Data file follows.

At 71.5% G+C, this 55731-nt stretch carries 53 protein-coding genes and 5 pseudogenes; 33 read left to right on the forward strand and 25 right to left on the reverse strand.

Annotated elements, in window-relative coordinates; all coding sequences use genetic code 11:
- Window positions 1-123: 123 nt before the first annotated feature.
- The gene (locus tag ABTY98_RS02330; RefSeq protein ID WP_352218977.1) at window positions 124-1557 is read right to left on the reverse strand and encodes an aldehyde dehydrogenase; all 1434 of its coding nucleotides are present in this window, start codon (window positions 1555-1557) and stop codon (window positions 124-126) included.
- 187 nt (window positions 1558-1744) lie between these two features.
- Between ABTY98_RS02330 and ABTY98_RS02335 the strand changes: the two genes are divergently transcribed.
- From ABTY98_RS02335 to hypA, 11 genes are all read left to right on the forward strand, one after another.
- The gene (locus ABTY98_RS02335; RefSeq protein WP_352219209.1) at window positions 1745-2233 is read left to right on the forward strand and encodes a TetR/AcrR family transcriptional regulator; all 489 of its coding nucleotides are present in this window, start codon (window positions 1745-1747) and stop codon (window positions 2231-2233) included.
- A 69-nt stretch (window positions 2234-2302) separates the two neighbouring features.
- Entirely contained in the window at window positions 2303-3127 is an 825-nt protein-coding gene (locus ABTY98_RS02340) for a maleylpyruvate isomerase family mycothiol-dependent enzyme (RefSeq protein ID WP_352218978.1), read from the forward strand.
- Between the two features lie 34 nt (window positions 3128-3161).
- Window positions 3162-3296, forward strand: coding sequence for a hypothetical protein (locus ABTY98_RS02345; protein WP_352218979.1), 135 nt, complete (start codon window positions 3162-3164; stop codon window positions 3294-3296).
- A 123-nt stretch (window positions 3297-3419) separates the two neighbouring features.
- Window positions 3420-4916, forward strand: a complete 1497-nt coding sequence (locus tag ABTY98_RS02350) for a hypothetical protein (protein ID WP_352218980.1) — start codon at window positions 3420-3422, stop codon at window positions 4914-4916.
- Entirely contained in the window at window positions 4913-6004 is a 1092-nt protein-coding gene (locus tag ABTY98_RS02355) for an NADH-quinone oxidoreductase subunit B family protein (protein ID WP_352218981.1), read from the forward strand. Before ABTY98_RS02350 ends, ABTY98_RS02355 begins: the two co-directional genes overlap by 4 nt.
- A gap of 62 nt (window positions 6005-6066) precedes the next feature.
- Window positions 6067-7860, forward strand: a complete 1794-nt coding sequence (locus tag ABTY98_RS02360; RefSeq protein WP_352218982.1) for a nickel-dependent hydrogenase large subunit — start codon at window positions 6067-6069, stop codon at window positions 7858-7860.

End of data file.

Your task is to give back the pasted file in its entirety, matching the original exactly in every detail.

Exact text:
At 71.5% G+C, this 55731-nt stretch carries 53 protein-coding genes and 5 pseudogenes; 33 read left to right on the forward strand and 25 right to left on the reverse strand.

Annotated elements, in window-relative coordinates; all coding sequences use genetic code 11:
- Window positions 1-123: 123 nt before the first annotated feature.
- The gene (locus tag ABTY98_RS02330; RefSeq protein ID WP_352218977.1) at window positions 124-1557 is read right to left on the reverse strand and encodes an aldehyde dehydrogenase; all 1434 of its coding nucleotides are present in this window, start codon (window positions 1555-1557) and stop codon (window positions 124-126) included.
- 187 nt (window positions 1558-1744) lie between these two features.
- Between ABTY98_RS02330 and ABTY98_RS02335 the strand changes: the two genes are divergently transcribed.
- From ABTY98_RS02335 to hypA, 11 genes are all read left to right on the forward strand, one after another.
- The gene (locus ABTY98_RS02335; RefSeq protein WP_352219209.1) at window positions 1745-2233 is read left to right on the forward strand and encodes a TetR/AcrR family transcriptional regulator; all 489 of its coding nucleotides are present in this window, start codon (window positions 1745-1747) and stop codon (window positions 2231-2233) included.
- A 69-nt stretch (window positions 2234-2302) separates the two neighbouring features.
- Entirely contained in the window at window positions 2303-3127 is an 825-nt protein-coding gene (locus ABTY98_RS02340) for a maleylpyruvate isomerase family mycothiol-dependent enzyme (RefSeq protein ID WP_352218978.1), read from the forward strand.
- Between the two features lie 34 nt (window positions 3128-3161).
- Window positions 3162-3296, forward strand: coding sequence for a hypothetical protein (locus ABTY98_RS02345; protein WP_352218979.1), 135 nt, complete (start codon window positions 3162-3164; stop codon window positions 3294-3296).
- A 123-nt stretch (window positions 3297-3419) separates the two neighbouring features.
- Window positions 3420-4916, forward strand: a complete 1497-nt coding sequence (locus tag ABTY98_RS02350) for a hypothetical protein (protein ID WP_352218980.1) — start codon at window positions 3420-3422, stop codon at window positions 4914-4916.
- Entirely contained in the window at window positions 4913-6004 is a 1092-nt protein-coding gene (locus tag ABTY98_RS02355) for an NADH-quinone oxidoreductase subunit B family protein (protein ID WP_352218981.1), read from the forward strand. Before ABTY98_RS02350 ends, ABTY98_RS02355 begins: the two co-directional genes overlap by 4 nt.
- A gap of 62 nt (window positions 6005-6066) precedes the next feature.
- Window positions 6067-7860, forward strand: a complete 1794-nt coding sequence (locus tag ABTY98_RS02360; RefSeq protein WP_352218982.1) for a nickel-dependent hydrogenase large subunit — start codon at window positions 6067-6069, stop codon at window positions 7858-7860.